Social media - Facebook, Youtube, Linkedin and the like - have not only invaded multiple parts of our personal lives. They are now infiltrating our professional environment, changing the rules of the office and the workplace. Companies have to adapt, but most of them are unusually lagging behind social trends. While some, for respectable reasons, can be tempted to control and restrain the usage of social media in the workplace, others try to tame the beast and initiate bold and sometimes highly rewarding experiments. But there is a long way to go to become a social media savvy company, the path remains unchartered and each company should find it's own way according to it's goals, activities and culture.

Social media are fast expanding and do not respect traditional boundaries

New to social media? Check on a presentation by Marta Kagan on slideshare, where social media are liken to teen sex: "everyone wants to do it. Nobody knows how. When it's finally done there is surprise, it's not better". Did you know that Facebook users were now more than 400 millions? In January 2010, unique visitors on Facebook outnumbered for the first time yahoo's (133 millions, compared to 132 millions) and should soon outnumber Google's (140 Millions) as well. 5 billion minutes are spent on Facebook everyday. It would take more than 400 years to watch all videos posted on Youtube. There are more than 13 millions articles available on wikipedia and an average of 3millions tweets per day on tweeter...

The social media phenomenon is huge. It expands 3 times as fast as the overall internet rate. It encompasses various websites and activities: social networking (Facebook,...), professional networking (Linkedin, Viadeo...), microblogging (twitter), document sharing (scribd, slideshare, Ted talks,...), social bookmarking (delicious), expertise sharing (wikipedia). It was bound to permeate the professional environment, with increasing pressure on those who could have a pretention to control it: IT specialists, Human Resources professionals, Legal, Marketing and Public relations experts.

 

Companies may be tempted to resist

Social media at work are far from being welcome. Amongst fears, there is security and productivity. Companies may be worried of negative buzz, espionaje or invasion of privacy. They emphasize the impact on employees contribution: if employees are spending their working hours watching Youtube videos or surfing facebook, then surely they won't be doing what they are paid to do. In front of increasing usage of social media at the office, some companies organize the resistance: according to a survey by Robert Half Technology in Singapore, 38% of 1400 Chief information Officers polled would have implemented stricter social-networking policies, twice as much as respondents saying they have relaxed their company's rules on social networking sites such as twitter and facebook. 55% of respondents felt it was critical to ban the use of social networking at work altogether. Some other companies, like IBM, preferred to set guidelines on social media activities that are not only valid during business hours but also whenever a self identified IBMer participates online.

But temptation to use social media reveals irresistible

Meanwhile, more and more companies are already using social networks for recruitment or sourcing purposes. They use social media to develop their corporate brand or to drive leads to their corporate website. they find new ways to build a two way communication channel with clients and prospects in order to increase satisfaction and client retention. They design internal social platform to manage their employees, build communities, spur motivation and enhance knowledge sharing. For those companies, the risks of social media usage in the workplace are to be balanced with the risks of failing to jump on the bandwagon: failing to snatch opportunities to reduce costs or to develop business; failing to manage one's brand on internet and being unable to react when the brand is attacked on social media; failing to attract top notch generation Y talents, as an increasing number of the latest show concern on their technological environment and the overall technological maturity of the firm they will join.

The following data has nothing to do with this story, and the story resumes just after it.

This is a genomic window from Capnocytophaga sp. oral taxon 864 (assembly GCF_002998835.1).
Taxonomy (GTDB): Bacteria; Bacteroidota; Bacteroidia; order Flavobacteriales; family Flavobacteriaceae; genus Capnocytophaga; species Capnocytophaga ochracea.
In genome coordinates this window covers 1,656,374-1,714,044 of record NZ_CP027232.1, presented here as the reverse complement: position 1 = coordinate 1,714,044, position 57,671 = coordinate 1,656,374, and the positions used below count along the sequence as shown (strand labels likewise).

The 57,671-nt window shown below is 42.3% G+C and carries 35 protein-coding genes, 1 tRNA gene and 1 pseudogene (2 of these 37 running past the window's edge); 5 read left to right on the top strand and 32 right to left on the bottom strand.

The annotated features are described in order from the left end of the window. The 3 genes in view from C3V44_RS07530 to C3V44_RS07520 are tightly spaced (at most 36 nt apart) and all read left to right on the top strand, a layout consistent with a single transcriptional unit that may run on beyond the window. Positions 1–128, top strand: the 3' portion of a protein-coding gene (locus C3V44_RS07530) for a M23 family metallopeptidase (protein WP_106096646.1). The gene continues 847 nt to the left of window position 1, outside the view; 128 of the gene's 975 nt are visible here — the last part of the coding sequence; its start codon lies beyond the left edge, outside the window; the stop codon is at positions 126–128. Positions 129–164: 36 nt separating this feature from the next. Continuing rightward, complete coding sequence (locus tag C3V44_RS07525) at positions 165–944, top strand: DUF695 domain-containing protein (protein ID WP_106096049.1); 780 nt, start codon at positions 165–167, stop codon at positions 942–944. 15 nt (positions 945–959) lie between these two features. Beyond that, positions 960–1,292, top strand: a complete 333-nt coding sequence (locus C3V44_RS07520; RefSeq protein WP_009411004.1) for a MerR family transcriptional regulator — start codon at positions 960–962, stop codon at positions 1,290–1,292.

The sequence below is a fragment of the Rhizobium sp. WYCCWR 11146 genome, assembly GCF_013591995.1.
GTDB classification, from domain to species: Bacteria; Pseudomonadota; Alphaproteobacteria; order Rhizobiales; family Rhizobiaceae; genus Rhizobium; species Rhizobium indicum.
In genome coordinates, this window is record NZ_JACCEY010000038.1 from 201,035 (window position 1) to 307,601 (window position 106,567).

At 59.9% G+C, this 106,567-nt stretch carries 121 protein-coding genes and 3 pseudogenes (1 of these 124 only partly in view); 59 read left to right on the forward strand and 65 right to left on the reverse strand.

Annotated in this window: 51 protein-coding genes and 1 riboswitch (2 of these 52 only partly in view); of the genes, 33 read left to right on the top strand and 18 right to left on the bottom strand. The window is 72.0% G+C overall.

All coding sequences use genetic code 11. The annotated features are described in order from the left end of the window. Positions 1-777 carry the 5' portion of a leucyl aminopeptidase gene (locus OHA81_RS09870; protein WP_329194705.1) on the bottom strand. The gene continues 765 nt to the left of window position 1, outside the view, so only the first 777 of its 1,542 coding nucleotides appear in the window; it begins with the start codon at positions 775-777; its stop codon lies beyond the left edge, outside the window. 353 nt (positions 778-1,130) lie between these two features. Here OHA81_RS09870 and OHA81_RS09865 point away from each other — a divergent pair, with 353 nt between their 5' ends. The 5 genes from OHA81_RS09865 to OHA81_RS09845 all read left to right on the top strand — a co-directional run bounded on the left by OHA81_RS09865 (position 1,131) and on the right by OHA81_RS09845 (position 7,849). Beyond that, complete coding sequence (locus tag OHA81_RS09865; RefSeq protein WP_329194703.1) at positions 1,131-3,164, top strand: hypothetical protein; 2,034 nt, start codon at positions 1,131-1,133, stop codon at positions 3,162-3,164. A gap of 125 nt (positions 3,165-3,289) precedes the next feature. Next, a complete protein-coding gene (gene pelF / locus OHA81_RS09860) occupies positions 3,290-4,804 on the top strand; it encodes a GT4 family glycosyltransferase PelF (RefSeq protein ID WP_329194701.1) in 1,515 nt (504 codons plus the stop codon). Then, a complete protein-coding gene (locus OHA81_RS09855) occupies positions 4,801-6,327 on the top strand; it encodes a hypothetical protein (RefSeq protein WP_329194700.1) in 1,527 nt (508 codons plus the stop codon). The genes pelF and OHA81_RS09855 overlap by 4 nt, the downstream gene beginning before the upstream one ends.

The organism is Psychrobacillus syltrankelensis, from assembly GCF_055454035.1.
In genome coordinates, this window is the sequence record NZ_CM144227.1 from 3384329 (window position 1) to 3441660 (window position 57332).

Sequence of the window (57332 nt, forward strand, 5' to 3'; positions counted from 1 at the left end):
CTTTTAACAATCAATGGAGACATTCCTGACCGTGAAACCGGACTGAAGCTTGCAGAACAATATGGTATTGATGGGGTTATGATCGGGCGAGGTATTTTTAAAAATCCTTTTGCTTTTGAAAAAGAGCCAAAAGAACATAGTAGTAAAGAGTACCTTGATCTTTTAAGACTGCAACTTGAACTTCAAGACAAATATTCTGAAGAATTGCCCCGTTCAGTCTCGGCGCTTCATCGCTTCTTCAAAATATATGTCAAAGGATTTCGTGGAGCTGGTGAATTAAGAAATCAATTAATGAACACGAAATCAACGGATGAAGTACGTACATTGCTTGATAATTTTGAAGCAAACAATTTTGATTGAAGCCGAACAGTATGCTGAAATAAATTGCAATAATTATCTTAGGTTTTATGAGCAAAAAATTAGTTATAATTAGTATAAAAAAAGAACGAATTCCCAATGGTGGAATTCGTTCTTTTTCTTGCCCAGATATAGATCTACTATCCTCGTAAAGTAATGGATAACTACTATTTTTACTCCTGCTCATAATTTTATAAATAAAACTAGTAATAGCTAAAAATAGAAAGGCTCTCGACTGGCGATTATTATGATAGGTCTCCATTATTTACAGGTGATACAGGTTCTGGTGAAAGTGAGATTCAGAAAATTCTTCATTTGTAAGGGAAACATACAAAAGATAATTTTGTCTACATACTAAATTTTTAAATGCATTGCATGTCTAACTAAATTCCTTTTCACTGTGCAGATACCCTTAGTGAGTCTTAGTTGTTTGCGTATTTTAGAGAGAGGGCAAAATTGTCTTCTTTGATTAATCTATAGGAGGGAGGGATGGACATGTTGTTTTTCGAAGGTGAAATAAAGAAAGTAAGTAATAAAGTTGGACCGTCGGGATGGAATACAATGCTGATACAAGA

The number of companies and recruiters using social media tools to screen candidates is expandind rapidly, and professional networking sites like linkedin provides them with customized solutions. Companies like IBM keeps in touch with ex-employees through a hub on linkedin called The Greater IBM which proves to be an important platform for business communications. The company has also improved employee collaboration and work productivity with IBM's Innovation Jam, an interactive website which enables an online exchange of ideas aiming at "solving organisational and global challenges with a "crowd sourcing methodology. It is doing a lot of training on wikis, so that any number of experts on a particular subject can share information and capitalize on experience and knowledge. EMB, a subsidiary from OCBC Bank created an official Emb Facebook account. The platform is seen as a way for colleagues to better connect and socialize with one another.

How to become a social media savvy company?

The road to excellence is not only perillous but also difficult. Using social media and using them well, requires from the company that it dedicate to learning new ways and new approaches to do business and management. The same way it took Serguei Bubka several years to master his new perch, companies have to invest for the future and go all the way through the learning curve. The probability that a one can fit all policy might emerge remains low, and companies should work on building practices that fit the best it's goals, its activities and it's culture. For that matter they should be encouraged to engage all their stakeholders in the process: IT, HR, Legal, Marketing and PR specialists as well as all employees occupying frontline positions with the public.